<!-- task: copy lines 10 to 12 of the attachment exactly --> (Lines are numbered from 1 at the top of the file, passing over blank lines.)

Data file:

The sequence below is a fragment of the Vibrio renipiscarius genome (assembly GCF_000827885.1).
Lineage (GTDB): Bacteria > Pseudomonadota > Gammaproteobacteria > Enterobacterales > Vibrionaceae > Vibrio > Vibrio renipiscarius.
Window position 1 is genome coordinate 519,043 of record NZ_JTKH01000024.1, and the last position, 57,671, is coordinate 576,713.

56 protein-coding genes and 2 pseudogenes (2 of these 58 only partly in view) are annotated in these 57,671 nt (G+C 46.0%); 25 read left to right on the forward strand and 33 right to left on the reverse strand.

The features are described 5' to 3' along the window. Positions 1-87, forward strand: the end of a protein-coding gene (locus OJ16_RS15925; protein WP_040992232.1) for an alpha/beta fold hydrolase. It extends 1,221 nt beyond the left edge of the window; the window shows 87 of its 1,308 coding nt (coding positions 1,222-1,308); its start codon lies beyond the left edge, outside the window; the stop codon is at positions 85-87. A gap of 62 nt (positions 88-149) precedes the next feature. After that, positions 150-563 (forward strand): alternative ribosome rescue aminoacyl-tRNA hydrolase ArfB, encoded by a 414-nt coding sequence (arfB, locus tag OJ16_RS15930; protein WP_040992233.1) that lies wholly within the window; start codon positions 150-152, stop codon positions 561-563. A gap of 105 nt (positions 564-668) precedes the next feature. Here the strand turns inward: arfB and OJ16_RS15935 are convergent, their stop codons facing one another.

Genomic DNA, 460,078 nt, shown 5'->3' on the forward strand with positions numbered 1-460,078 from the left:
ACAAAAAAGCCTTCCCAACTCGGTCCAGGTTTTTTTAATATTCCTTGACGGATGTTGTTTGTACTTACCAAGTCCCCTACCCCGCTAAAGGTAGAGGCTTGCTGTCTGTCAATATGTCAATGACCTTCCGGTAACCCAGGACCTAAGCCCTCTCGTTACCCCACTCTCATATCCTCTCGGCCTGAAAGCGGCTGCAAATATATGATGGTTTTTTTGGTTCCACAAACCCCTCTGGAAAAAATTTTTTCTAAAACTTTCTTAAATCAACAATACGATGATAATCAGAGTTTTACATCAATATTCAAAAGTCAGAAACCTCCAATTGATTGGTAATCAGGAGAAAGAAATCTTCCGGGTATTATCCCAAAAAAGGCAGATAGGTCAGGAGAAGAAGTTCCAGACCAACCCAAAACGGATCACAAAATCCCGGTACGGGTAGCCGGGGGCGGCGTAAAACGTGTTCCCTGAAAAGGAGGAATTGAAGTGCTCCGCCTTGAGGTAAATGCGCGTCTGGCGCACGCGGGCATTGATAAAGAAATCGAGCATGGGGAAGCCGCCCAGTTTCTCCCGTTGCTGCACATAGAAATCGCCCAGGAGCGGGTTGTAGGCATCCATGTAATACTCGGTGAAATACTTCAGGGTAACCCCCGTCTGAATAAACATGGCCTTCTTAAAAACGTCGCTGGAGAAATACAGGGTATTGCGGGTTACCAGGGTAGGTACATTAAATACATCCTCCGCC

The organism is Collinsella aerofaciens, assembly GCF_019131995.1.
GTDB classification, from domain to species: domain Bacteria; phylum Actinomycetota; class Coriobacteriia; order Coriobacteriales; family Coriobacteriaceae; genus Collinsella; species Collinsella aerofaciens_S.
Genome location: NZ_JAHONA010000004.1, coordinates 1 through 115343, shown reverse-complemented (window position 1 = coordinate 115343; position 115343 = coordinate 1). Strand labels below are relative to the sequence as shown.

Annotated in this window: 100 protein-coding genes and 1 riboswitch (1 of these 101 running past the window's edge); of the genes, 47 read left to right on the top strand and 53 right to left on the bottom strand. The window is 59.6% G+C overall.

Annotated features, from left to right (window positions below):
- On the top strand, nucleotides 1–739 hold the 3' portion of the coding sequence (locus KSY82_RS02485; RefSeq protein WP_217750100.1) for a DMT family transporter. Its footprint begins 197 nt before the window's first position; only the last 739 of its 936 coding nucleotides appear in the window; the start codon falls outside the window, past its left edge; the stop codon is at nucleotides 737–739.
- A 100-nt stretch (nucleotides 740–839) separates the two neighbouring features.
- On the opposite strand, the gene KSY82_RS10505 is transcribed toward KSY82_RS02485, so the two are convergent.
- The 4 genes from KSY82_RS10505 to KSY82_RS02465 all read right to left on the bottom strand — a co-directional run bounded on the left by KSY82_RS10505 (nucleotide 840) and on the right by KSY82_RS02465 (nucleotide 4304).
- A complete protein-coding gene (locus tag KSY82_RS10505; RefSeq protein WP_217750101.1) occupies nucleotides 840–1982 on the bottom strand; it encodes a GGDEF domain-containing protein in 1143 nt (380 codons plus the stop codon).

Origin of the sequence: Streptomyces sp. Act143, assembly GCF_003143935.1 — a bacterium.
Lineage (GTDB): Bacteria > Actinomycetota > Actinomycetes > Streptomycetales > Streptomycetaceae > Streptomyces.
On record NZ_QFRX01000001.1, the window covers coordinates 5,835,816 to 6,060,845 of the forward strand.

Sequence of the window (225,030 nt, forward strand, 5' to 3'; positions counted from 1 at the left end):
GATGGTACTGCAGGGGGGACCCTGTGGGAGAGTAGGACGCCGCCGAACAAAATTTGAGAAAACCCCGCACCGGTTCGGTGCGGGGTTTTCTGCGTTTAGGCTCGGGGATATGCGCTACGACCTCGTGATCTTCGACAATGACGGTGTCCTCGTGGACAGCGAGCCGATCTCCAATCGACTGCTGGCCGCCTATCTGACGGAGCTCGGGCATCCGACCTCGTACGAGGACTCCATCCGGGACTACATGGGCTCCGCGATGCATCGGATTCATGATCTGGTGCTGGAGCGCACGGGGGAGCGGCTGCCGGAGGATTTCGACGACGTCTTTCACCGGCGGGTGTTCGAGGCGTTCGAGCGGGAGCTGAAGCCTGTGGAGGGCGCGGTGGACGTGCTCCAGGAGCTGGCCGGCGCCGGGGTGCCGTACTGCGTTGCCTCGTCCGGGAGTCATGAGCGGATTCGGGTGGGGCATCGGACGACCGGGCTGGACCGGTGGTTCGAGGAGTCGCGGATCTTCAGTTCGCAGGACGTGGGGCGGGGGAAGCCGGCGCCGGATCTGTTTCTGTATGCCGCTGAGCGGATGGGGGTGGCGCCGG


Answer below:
Genome location: NZ_JAHONA010000004.1, coordinates 1 through 115343, shown reverse-complemented (window position 1 = coordinate 115343; position 115343 = coordinate 1). Strand labels below are relative to the sequence as shown.

Annotated in this window: 100 protein-coding genes and 1 riboswitch (1 of these 101 running past the window's edge); of the genes, 47 read left to right on the top strand and 53 right to left on the bottom strand. The window is 59.6% G+C overall.

Annotated features, from left to right (window positions below):